For small credit unions it's a chilling reality: grow, merge or die trying.
So it should come as no surprise that CUNA's Governmental Affairs Conference kicked off with a standing-room-only session on small CUs.
"2014 was a banner year for small credit unions," said Mike Schenk, a CUNA economist who serves as the staff liaison to the trade association's Small Credit Union Committee. Schenk noted a number of bright spots for small credit unions, including the highest loan growth since the financial crisis.
But while overall credit union membership grew at a rate four times faster than the growth of the general population, at small credit unions membership actually declined. "Clearly, we're not out of the woods yet," he said.
Of critical concern to small credit unions: just what should the definition of "small" be.
Debie Keesee, CEO of the $10 million Spokane Media FCU, Spokane, Wash., as the current chairman of CUNA's Small CU Committee, kicked off the discussion citing NCUA's current proposal to raise its definition of a small CU from $50 million to $100 million.
Noting that the Small CU Committee's initial response to the agency's proposal was positive, Keesee asked the audience to weigh in on it.
"We're a $92 million credit union, and we're having to look at do we hire a full-time compliance department? Do we hire full-time IT. Do we need to look at a full-time marketing department," said Rick Blue, CEO of White Eagle CU, Augusta, Kan. "This would be a positive for us."
Another executive from a $44 million CU in Texas agreed raising the threshold to $100 million would be good for the community. But others expressed some concerns.
"I've worked for a $200 million credit union, an $80 million credit union and a $50 million credit union, and each one had different concerns," one Tennessee CU executive observed. "My concern is will we be losing some of these $5 and $10 million credit unions because we're focusing on $50 to $100 million credit unions?"
Keesee tried to put that concern to rest. "The Office of Small Credit Union Initiatives would still be geared for much smaller credit unions," she said, noting that the OSCUI has determined that it can have the biggest impact on CUs with fewer than $10 million in assets. The point of raising the threshold is to offer regulatory relief to a greater number of institutions, she explained.
Still, some were skeptical about this being the best route toward regulatory relief.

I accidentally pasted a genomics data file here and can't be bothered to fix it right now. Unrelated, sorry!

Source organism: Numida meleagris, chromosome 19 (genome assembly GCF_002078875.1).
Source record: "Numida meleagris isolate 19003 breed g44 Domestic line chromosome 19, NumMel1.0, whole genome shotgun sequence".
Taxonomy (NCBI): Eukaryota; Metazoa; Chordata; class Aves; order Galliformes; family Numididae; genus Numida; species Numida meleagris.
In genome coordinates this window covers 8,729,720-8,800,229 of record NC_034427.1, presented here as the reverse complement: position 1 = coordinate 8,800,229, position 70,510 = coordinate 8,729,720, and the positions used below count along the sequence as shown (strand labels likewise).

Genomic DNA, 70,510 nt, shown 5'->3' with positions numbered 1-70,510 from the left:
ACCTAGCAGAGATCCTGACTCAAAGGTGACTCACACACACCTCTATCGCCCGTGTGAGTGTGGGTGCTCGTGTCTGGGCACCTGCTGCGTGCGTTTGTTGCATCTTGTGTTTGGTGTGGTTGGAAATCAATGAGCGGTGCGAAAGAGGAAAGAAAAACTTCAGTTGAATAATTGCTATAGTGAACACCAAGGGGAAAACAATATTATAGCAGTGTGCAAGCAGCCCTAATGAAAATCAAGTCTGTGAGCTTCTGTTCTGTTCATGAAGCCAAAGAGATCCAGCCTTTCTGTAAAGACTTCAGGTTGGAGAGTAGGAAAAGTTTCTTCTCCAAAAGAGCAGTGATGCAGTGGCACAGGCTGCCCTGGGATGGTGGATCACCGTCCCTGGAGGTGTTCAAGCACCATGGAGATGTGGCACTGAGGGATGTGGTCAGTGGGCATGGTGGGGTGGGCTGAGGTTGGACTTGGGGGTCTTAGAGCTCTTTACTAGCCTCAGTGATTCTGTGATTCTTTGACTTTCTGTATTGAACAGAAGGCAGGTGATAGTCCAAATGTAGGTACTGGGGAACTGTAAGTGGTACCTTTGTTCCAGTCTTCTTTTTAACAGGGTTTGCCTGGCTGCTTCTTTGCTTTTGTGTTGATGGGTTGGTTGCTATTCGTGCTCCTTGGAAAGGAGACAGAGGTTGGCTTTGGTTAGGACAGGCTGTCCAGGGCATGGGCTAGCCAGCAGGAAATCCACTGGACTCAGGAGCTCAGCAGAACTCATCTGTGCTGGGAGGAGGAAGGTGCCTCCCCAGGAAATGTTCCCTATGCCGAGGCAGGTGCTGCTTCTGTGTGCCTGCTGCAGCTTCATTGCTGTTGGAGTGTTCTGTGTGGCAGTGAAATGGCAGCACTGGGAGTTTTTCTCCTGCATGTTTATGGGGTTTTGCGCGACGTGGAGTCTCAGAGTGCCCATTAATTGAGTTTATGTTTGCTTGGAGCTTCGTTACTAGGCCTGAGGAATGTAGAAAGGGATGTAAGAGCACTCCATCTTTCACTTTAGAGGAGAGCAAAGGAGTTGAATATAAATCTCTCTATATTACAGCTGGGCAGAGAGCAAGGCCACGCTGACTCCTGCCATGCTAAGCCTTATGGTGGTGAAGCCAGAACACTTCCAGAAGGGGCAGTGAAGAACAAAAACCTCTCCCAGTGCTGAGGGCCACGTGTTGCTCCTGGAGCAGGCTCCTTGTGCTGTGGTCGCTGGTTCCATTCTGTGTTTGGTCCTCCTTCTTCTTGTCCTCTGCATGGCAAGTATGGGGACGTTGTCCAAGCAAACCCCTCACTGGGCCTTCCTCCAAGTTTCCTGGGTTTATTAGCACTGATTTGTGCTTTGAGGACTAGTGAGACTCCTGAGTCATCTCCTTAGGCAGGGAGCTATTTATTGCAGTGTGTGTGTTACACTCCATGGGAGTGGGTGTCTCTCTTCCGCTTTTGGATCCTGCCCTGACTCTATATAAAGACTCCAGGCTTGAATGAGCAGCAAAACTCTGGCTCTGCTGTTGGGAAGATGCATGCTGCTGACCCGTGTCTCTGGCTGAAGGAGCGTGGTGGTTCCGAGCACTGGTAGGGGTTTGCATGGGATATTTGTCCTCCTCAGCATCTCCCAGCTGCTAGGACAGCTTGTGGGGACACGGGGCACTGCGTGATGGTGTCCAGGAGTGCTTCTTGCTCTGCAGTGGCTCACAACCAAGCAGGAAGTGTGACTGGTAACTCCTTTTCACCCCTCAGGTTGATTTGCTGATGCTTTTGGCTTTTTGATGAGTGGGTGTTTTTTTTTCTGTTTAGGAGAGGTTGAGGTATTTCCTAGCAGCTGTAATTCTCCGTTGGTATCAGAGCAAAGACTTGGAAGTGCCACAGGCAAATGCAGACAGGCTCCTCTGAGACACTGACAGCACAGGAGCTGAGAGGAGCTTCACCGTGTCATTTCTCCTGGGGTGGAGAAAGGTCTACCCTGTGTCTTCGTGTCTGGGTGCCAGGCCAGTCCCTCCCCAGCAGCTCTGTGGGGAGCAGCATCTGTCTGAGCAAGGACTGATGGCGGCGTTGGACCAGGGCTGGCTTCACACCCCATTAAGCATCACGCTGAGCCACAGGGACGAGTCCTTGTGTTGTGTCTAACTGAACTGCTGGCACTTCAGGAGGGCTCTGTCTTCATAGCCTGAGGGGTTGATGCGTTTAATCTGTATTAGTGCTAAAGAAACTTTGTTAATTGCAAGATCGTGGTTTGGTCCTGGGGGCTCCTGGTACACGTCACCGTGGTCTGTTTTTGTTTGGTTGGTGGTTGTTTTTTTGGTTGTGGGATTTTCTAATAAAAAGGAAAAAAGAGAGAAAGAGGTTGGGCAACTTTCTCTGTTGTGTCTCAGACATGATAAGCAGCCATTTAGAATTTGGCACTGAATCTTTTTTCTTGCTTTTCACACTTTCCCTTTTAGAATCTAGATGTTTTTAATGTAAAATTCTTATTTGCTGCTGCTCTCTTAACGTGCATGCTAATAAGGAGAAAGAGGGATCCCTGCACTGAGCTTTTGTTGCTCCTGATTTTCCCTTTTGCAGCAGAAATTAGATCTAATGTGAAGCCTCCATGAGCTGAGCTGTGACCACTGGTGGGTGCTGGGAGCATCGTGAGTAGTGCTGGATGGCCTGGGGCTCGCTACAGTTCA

"There's a big difference between a $10 million and a $100 million credit union," said Cookie Yoder, CEO of City Co FCU, Pittsburgh. "I'm not completely against it, but I'm concerned. Reg relief is fine as long as it comes at no cost to the rest of us."
And it wasn't just credit union executives expressing concern. "There's a difference in a way a $100 million CU thinks compared to a $30 million credit union," said Stephen Nelson of the Utah League of Credit Unions. "I'm also worried from a political standpoint. With the risk-based capital rule, NCUA is calling credit unions over $100 million in assets complex. If we raise the definition of small to $100 million, then you're either small or complex, and there's nothing in between. It gives the banks the ability to divide us."
OSCUI Deputy Director Martha Ninichuk, herself a former CEO of a $7 million faith-based credit union, assured attendees that the agency understands these concerns.
"Our sweet spot is credit unions between $1 and $10 million in assets. For those smaller than $1 million, we find that they just can't free up their time to work with us. That doesn't mean we don't want to work with them," she added. "If a $100 million credit union asks for marketing assistance, we're going to look at that and say they can afford to hire someone, so let's save that for a smaller credit union. We can help bigger credit unions with things like field of membership expansion or what sort of products and services do they need to develop to serve low-income members Even if the definition is raised to $100 million, that doesn't mean OSCUI's definition goes up, too."